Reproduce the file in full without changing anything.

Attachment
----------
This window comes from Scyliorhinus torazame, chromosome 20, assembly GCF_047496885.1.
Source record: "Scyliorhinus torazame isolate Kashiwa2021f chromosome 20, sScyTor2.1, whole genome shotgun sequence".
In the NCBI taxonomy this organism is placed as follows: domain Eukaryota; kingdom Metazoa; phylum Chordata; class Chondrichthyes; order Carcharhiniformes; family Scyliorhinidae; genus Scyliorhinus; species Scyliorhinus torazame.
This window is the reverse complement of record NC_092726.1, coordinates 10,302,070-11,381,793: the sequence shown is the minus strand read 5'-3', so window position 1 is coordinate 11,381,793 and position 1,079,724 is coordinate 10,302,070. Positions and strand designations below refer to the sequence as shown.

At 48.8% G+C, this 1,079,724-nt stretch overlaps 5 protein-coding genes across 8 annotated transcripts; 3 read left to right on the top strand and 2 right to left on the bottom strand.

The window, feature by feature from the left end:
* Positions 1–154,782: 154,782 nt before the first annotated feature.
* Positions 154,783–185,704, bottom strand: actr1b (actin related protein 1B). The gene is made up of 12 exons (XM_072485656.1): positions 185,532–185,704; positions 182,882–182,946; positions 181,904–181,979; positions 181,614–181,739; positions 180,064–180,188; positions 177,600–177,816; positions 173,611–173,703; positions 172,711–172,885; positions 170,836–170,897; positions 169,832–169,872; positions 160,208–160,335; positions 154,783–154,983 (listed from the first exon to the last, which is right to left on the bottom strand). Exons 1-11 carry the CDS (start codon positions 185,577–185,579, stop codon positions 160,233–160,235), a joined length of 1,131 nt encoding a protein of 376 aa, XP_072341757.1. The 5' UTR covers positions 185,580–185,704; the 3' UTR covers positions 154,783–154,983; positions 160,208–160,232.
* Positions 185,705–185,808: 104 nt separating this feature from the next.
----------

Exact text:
This window comes from Scyliorhinus torazame, chromosome 20, assembly GCF_047496885.1.
Source record: "Scyliorhinus torazame isolate Kashiwa2021f chromosome 20, sScyTor2.1, whole genome shotgun sequence".
In the NCBI taxonomy this organism is placed as follows: domain Eukaryota; kingdom Metazoa; phylum Chordata; class Chondrichthyes; order Carcharhiniformes; family Scyliorhinidae; genus Scyliorhinus; species Scyliorhinus torazame.
This window is the reverse complement of record NC_092726.1, coordinates 10,302,070-11,381,793: the sequence shown is the minus strand read 5'-3', so window position 1 is coordinate 11,381,793 and position 1,079,724 is coordinate 10,302,070. Positions and strand designations below refer to the sequence as shown.

At 48.8% G+C, this 1,079,724-nt stretch overlaps 5 protein-coding genes across 8 annotated transcripts; 3 read left to right on the top strand and 2 right to left on the bottom strand.

The window, feature by feature from the left end:
* Positions 1–154,782: 154,782 nt before the first annotated feature.
* Positions 154,783–185,704, bottom strand: actr1b (actin related protein 1B). The gene is made up of 12 exons (XM_072485656.1): positions 185,532–185,704; positions 182,882–182,946; positions 181,904–181,979; positions 181,614–181,739; positions 180,064–180,188; positions 177,600–177,816; positions 173,611–173,703; positions 172,711–172,885; positions 170,836–170,897; positions 169,832–169,872; positions 160,208–160,335; positions 154,783–154,983 (listed from the first exon to the last, which is right to left on the bottom strand). Exons 1-11 carry the CDS (start codon positions 185,577–185,579, stop codon positions 160,233–160,235), a joined length of 1,131 nt encoding a protein of 376 aa, XP_072341757.1. The 5' UTR covers positions 185,580–185,704; the 3' UTR covers positions 154,783–154,983; positions 160,208–160,232.
* Positions 185,705–185,808: 104 nt separating this feature from the next.